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Ranking FAQ

The rankings on this page are provided by Alexa.com, are up to date according to data available through Alexa as of this moment.  These are provided only for the purposes of rank comparison between quality recognized sites.  We encourage you to visit Alexa for yourself and find out who is doing what on the Internet today 

Sites mentioned are recognized leaders in their respective industries and represent quality content from quality organizations.  

What does ranking mean?

Ranking is the process of assigning a number that identifies sites on the WWW in order of popularity.  It is similar to when schools assign a rank according to grade point average for each graduating class.  If you class rank is "1", then you have the top grades in the class.

On the WWW, the smaller the number, the better.  If you score "1", like Yahoo! generally does, it means that you are the most popular site on the WWW.  If your site score is a million or more, you are probably seeing very little traffic and most of that could be accidental.

Why should I care about rank?

As an advertiser, you have to know that where you put your dollars will get your name in front of the market that you want to attract.  Let's face it, anybody can say that they are popular with the public.  How would you really know?  Maybe they've had a good or bad day, week, month.  Which direction are they going?

There are many ranking and scoring services available but as far as we know, Alexa is the only one that makes their numbers available to the general public. 

Are there other ranking tools?

There are a handful of other ranking companies.  Sure, there are more comprehensive and better known sources such as Media Metrix (now Comscore), Jupiter, Netscore, and Nielsen Netratings who have wonderful graphs and query capabilities.  But at $20-30,000 per year to join, you need a serious budget to justify this kind of expenditure.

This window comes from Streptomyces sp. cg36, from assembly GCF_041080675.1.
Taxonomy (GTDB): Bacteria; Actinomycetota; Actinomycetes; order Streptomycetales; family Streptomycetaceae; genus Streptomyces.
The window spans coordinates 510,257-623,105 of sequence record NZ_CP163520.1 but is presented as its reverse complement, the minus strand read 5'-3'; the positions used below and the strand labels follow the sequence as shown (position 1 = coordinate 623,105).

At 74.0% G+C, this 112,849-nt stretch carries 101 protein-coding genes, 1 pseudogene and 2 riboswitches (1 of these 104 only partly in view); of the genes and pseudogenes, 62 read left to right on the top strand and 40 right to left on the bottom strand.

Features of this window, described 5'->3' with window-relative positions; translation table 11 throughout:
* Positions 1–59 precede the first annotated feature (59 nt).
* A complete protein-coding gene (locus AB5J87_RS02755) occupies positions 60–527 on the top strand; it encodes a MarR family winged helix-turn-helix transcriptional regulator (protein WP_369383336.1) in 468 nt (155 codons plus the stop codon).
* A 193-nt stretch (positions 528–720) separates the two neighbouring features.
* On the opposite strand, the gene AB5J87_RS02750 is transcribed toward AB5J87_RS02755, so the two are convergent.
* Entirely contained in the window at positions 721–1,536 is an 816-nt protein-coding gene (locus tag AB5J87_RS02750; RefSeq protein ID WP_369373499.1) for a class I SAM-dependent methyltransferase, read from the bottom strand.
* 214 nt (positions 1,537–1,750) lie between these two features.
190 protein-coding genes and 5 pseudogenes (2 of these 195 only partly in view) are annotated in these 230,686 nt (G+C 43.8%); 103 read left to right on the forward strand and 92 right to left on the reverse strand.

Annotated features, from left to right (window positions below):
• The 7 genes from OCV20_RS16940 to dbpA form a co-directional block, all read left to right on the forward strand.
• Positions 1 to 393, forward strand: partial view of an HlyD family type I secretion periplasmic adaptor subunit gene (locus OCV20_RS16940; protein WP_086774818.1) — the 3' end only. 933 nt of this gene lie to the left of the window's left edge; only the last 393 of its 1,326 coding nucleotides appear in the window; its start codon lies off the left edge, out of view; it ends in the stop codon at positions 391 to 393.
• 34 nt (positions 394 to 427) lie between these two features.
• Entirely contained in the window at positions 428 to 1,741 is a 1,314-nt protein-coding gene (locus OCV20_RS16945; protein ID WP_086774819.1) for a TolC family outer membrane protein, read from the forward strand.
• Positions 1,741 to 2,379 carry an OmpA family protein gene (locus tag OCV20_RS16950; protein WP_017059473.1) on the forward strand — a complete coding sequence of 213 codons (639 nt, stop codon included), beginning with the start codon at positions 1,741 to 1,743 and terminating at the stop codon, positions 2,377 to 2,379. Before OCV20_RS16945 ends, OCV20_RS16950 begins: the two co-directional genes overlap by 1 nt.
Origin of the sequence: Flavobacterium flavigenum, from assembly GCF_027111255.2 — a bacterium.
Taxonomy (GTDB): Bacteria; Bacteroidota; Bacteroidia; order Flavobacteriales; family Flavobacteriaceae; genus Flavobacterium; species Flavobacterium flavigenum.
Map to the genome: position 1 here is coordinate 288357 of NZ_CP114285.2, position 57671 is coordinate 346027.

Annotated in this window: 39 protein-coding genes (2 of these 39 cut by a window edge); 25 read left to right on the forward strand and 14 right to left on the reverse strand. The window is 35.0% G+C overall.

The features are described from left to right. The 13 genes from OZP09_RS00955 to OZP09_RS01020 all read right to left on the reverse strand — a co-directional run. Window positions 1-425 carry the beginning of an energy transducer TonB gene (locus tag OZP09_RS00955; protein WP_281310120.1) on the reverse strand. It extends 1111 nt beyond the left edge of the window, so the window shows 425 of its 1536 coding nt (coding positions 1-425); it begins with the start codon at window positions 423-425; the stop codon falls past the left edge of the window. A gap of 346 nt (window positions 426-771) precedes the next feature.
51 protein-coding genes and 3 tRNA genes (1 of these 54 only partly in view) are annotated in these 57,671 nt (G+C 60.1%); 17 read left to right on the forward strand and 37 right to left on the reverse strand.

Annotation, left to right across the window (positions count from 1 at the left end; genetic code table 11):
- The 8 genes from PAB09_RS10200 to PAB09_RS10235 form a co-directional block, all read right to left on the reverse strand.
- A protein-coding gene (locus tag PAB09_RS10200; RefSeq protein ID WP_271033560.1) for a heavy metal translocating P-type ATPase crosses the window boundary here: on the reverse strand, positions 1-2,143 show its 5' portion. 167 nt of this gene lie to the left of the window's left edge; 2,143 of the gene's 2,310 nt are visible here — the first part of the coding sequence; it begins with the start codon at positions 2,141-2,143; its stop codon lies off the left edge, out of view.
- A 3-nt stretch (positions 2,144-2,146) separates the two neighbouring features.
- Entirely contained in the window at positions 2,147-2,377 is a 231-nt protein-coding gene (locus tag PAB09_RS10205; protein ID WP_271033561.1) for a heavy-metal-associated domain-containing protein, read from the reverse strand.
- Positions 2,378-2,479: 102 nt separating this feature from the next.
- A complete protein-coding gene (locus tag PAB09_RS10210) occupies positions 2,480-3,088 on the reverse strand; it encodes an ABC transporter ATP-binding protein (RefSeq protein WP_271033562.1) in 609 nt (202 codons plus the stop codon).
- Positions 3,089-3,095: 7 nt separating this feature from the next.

Is ranking the same thing as visitors?

No.  It does however, tell you how sites compare against each other according to rank.  Considering the size of the Internet and various other factors, a small difference in rank when measuring in the hundreds of thousands or millions probably isn't that big.  The closer you get to the top of the ranking however, the more that difference means.  

For instance, if your site ranks at 1 million and your competitor ranks at 2 million, you probably are not that much ahead in actual traffic.  If however, your site ranks at 15,000 and your competitor ranks at 100,000, there is probably an enormous difference.

Will advertising on a better ranked site be more effective?

Not necessarily.  You have to know your audience and the advertising has to be well placed.  What are the demographics of the audience of the site and how well do they compare to those that buy your product?  

To take it to the extreme, advertising a new sugared soft-drink on a site for teens will probably do far better than advertising it on a site that is designed for diabetic seniors.  Advertising fishing gear on a sports site will do far better than it will on a site that is dedicated to interior decorating.  Common sense is always required.

What factors may skew rankings?

Rankings are an inaccurate measurement at best.  In fact, short of monitoring where every person in the world goes online, there are no guarantees of who is doing exactly what.  Rankings can only be relied upon as indicators of performance.

Several factors may skew rankings with Alexa such as the browser of choice.  Alexa cannot monitor AOL or Netscape usage, only Microsoft Internet Explorer.  Therefore, since consumer sites are frequented by more AOL users that business sites do, the consumer sites are probably ranked a bit worse than they really are.  For the greatest accuracy, you should probably compare business sites with business sites and consumer sites with consumer sites.

Alexa may have a few less bells and whistles than the high dollar ranking companies, but they claim millions of users.  Most of the rest only work with a few thousand.  Statistically speaking, the larger the number of total users (population sample), the more reliable the results will be and the less likely that any single user or event can skew the results.

 


 

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